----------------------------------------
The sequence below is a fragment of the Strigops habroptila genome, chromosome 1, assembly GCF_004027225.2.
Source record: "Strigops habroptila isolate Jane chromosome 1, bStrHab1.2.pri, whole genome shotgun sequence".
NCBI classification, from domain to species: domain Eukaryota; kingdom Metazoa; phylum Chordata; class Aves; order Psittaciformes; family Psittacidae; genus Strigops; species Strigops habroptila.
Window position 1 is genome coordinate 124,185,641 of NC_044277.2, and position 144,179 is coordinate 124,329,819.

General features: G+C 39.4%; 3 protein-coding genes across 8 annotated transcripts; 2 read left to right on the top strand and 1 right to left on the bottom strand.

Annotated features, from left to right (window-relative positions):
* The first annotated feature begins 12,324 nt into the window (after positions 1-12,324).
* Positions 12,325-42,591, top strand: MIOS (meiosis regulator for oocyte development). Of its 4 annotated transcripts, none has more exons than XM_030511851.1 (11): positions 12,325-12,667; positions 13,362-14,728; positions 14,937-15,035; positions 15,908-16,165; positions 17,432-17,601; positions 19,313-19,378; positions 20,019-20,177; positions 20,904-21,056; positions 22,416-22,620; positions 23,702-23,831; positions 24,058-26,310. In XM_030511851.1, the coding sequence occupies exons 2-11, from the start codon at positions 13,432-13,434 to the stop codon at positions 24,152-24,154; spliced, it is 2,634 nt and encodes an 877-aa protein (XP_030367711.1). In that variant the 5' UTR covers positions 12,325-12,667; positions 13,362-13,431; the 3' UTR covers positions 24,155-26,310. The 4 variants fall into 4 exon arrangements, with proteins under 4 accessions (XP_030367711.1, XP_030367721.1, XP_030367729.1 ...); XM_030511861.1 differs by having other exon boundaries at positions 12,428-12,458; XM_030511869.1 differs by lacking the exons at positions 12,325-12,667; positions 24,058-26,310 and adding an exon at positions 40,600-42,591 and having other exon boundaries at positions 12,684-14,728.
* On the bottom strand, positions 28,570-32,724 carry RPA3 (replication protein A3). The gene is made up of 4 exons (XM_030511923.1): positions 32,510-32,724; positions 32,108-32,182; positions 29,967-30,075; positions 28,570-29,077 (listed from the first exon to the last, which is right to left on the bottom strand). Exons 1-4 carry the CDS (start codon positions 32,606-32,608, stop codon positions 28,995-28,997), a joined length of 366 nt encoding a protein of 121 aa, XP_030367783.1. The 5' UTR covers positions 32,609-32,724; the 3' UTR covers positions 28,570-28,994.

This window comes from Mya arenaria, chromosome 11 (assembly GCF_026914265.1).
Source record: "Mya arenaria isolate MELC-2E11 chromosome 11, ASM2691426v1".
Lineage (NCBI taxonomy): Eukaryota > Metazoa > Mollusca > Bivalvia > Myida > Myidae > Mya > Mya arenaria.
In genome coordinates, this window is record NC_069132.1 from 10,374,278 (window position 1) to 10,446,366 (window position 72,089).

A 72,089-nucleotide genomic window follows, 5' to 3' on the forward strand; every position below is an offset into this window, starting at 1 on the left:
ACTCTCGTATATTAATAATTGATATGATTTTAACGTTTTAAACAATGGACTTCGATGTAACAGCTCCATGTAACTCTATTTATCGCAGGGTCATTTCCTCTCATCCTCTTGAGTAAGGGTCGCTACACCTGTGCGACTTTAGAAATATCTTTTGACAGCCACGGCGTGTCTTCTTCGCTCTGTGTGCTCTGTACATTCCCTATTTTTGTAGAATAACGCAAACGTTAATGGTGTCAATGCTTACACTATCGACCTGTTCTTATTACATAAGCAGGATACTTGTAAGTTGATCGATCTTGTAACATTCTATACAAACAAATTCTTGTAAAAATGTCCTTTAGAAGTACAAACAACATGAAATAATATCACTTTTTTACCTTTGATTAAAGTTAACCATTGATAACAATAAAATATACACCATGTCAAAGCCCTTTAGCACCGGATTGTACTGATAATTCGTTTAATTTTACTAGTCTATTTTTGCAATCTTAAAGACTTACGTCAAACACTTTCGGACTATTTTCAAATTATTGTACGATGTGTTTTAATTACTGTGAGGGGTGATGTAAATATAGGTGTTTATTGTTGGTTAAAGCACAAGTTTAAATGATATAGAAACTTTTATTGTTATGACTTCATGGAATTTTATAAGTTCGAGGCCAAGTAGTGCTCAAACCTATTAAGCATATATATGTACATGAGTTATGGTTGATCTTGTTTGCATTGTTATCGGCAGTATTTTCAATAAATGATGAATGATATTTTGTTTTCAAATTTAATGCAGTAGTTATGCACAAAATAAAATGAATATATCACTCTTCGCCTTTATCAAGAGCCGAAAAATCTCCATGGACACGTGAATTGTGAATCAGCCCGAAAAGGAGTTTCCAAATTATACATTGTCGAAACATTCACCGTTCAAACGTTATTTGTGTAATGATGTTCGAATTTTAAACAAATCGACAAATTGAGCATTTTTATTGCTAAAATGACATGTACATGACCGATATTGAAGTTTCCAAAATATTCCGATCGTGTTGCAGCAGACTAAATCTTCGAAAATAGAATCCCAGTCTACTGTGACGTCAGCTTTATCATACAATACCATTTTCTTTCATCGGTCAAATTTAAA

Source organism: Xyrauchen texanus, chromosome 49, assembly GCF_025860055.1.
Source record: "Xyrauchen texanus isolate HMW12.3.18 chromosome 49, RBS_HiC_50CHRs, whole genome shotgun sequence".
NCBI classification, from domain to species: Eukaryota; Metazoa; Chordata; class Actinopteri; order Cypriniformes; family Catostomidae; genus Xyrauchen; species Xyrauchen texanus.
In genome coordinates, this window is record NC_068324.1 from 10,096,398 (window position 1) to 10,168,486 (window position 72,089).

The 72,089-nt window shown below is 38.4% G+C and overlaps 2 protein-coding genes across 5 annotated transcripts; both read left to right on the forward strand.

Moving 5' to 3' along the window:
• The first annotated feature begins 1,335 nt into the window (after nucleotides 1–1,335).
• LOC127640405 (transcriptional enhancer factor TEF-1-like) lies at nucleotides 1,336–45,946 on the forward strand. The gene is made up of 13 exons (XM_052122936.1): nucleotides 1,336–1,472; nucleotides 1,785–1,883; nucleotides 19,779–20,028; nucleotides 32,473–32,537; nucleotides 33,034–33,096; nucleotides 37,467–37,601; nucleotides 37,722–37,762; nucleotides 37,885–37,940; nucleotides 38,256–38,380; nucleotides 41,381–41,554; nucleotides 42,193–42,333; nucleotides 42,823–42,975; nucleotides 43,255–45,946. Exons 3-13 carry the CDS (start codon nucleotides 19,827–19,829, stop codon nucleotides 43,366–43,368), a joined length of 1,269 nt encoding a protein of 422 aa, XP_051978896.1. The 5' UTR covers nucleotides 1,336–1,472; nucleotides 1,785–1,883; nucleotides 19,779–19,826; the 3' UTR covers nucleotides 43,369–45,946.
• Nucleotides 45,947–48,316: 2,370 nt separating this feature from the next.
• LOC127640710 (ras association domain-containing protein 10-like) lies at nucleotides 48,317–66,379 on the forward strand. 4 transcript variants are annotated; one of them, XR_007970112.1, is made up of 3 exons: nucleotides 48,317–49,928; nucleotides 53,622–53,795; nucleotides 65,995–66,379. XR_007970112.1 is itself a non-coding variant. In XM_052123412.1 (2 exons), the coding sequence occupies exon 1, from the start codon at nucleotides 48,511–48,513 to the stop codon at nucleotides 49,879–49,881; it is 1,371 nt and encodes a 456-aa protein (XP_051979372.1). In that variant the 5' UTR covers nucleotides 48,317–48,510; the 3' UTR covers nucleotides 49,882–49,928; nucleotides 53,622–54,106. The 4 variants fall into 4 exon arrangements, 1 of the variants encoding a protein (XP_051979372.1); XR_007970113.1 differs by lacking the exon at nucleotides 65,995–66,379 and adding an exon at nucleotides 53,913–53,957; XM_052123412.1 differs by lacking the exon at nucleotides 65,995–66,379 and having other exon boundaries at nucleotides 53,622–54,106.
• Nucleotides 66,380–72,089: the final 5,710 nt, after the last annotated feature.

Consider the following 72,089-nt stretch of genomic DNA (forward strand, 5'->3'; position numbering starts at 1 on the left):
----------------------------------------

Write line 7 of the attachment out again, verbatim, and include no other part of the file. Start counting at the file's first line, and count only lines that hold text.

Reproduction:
* The first annotated feature begins 12,324 nt into the window (after positions 1-12,324).